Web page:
Then install the
above-mentioned pre-requisite apps from the Splunkbase on to the Splunk search
head. It sould look like as following


Okay, now, it’s
time to install the “ThreatHunting”
app which is available on the Splunkbase.

Hence, go to
“App Management” console on the Splunk search head and click on “brose more
apps” button and search for ThreatHunting app.


Click on the
install button and it will get installed. With this, you have added
“threathunting” and “windows” index to your index list which will be used later
in the configuration.

Once you are
done with that, we need to ingest our Sysmon data if not ingested already. I am
using stand alone instance of the Splunk for this demo purpose, however, you
may ingest the data the way you are doing it for other similar logsources. The
keypoint here is to ingest this data in “windows” index.

PS: You can ingest this data in any index that you want but then you got to modify the ThreatHunting App’s configuration accordingly.  The following is the steps to get the Sysmon data in for a standalone instance of Splunk.

Go to Settings->Data-> Data inputs


Microsoft-Windows-Sysmon/Operational from Available log(s) and select the index
“windows” form the dropdown box as show below


and click save.

Go to
ThreatHunting App and click on “About this app” and click on “Edit Mocro’s


Go to “sysmon”
in the macro and update the index and the sourcetype that you are
using. Default config comes with sourcetype as “sourcetype=”XMLWinEventLog:Microsoft-Windows-Sysmon/Operational” which needs to
be changed as shown above in the snippet. At the same time, props.conf also needs to be changed
with the correct sourcetype. Go to
splunk/etc/apps/threathunting/default/props.conf and change the sourcetype as
shown in the figure below.


Finally, you
have to upload the lookups to the lookup folders in the App. Download the
lookups from here
and past them under lookups.  These are
blank lookups, you may need to populate them with actual whitelisting data.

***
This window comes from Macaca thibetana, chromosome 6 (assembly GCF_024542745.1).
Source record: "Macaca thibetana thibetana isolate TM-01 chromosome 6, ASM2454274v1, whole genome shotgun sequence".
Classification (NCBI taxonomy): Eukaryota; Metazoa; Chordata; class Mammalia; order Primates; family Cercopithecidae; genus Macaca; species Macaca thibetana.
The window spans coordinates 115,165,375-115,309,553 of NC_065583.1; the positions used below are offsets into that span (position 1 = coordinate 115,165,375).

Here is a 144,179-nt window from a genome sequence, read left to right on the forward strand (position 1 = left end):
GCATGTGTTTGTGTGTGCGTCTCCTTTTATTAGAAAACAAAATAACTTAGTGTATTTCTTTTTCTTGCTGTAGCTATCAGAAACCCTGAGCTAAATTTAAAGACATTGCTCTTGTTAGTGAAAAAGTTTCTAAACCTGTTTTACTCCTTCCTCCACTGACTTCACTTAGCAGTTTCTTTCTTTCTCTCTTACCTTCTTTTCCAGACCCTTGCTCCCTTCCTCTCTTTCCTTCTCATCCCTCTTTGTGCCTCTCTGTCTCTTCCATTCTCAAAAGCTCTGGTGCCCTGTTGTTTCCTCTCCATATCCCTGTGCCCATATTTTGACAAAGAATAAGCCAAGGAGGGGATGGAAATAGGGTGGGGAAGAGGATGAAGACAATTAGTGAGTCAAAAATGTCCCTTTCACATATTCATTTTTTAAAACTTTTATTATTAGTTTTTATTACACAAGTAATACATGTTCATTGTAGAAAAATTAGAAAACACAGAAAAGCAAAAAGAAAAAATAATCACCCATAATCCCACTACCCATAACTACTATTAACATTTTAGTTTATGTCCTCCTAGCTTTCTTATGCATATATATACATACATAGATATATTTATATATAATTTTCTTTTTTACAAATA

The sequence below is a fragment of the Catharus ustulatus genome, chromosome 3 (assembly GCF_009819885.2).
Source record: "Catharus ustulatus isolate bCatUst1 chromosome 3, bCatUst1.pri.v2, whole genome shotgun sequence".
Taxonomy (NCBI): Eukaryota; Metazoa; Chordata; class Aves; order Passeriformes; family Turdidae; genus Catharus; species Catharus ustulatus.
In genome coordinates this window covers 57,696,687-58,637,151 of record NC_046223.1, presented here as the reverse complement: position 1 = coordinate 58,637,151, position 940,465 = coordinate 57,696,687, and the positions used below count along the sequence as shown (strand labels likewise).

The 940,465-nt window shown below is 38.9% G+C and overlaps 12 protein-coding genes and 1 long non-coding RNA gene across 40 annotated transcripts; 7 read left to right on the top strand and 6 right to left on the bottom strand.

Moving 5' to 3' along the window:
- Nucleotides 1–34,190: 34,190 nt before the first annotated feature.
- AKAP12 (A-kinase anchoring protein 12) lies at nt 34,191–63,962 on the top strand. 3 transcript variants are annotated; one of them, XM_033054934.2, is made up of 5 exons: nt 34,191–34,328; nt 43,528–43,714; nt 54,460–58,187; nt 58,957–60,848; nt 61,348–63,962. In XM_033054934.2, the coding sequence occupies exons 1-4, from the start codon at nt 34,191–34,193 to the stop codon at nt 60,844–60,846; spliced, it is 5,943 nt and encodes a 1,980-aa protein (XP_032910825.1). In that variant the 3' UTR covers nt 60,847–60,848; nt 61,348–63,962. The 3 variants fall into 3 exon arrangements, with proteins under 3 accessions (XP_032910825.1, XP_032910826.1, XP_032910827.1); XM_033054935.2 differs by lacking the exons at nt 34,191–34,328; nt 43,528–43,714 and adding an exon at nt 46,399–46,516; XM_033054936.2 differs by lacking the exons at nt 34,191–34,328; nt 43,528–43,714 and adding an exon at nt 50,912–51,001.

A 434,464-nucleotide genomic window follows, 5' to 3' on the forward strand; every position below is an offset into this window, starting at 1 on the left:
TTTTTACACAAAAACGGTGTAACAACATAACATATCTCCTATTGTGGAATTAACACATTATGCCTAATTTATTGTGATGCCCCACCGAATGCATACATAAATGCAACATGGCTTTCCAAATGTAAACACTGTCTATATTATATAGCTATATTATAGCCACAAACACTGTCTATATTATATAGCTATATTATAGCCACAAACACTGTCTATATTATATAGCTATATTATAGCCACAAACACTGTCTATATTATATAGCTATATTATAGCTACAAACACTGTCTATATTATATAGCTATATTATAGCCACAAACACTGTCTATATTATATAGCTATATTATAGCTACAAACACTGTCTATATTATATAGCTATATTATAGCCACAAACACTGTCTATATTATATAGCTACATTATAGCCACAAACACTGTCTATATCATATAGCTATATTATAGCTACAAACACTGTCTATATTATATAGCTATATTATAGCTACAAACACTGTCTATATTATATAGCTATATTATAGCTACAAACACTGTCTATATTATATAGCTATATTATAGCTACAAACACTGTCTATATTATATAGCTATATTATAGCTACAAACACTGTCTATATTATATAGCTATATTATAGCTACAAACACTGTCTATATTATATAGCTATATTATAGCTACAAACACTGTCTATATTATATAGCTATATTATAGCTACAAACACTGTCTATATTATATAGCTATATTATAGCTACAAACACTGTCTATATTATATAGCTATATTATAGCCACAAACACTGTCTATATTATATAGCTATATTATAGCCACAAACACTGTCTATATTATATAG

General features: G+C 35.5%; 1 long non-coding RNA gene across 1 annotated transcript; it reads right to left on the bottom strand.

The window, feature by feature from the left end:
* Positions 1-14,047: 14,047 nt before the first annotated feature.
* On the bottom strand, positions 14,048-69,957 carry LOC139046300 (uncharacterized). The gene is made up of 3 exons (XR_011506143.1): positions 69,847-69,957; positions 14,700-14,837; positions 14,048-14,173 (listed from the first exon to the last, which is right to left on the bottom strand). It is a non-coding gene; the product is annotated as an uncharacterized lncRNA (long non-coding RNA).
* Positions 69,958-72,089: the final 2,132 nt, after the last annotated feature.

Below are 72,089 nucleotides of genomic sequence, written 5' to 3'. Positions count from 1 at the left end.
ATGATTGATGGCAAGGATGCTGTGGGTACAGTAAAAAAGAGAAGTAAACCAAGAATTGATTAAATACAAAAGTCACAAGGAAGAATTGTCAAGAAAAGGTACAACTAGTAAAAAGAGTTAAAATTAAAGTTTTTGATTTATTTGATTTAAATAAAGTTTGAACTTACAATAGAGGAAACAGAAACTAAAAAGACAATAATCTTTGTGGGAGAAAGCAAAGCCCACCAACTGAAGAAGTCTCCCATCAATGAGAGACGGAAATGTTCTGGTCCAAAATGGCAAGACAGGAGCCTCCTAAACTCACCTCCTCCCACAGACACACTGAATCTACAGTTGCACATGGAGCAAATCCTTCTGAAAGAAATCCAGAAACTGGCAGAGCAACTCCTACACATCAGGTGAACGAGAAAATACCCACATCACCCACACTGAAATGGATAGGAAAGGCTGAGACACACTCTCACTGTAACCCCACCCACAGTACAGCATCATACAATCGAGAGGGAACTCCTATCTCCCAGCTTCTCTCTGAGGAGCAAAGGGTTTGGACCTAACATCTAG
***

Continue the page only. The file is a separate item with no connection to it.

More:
Once that is
done, we are done with the basic config and it’s a show time. Go to the
ThreatHunting App and click on the “Threat Hunting trigger overview” and if you
are luck your dashboard should have started populating with the data in your


Now, mind you,
this will again open the flood gates and your dashboard might get populated
with exaggerated numbers. As I said earlier, This App comes with Whitelisting
lookups that you may need to update with the whitelist entries – that would
help in reducing to the real suspicious events that you want
to investigate. Nonetheless, this exercise will give you a deep insight about
how your environment works.

Happy hunting, fellas!!

About the Author: Kirtar Oza

Kirtar Oza, CISA, CISSP, is an ardentcyber security professional with a strong background in Cyber Security. With more than twelve years of experience in various areas like Cloud Security, Threat and Incident Management, DevSecOps, Vulnerability Management,IT Governance and Risk Management, he has been involved in assessment and development of security strategy and road-maps for several organizations. He has also been quoted frequently in Times of India (TOI) on Cybercrime-related stories. His area of interest is to research on the cybercrime eco-system and develop actionable and predictive intelligence to protect critical infrastructure. He has been lately involved working on the domains like DevSecOps, Incident Response and cloud security. He has achieved his MSc in Computer Networks from University of Technology, Sydney (UTS) Australia.
LinkedIn Profile :

Twitter Handle : kirtar_oza

Pierluigi Paganini

(SecurityAffairs – ATT&CK Framework, Mitre)

The post ATT&CKized Splunk – Threat Hunting with MITRE’s ATT&CK using Splunk appeared first on Security Affairs.

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Author: Pierluigi Paganini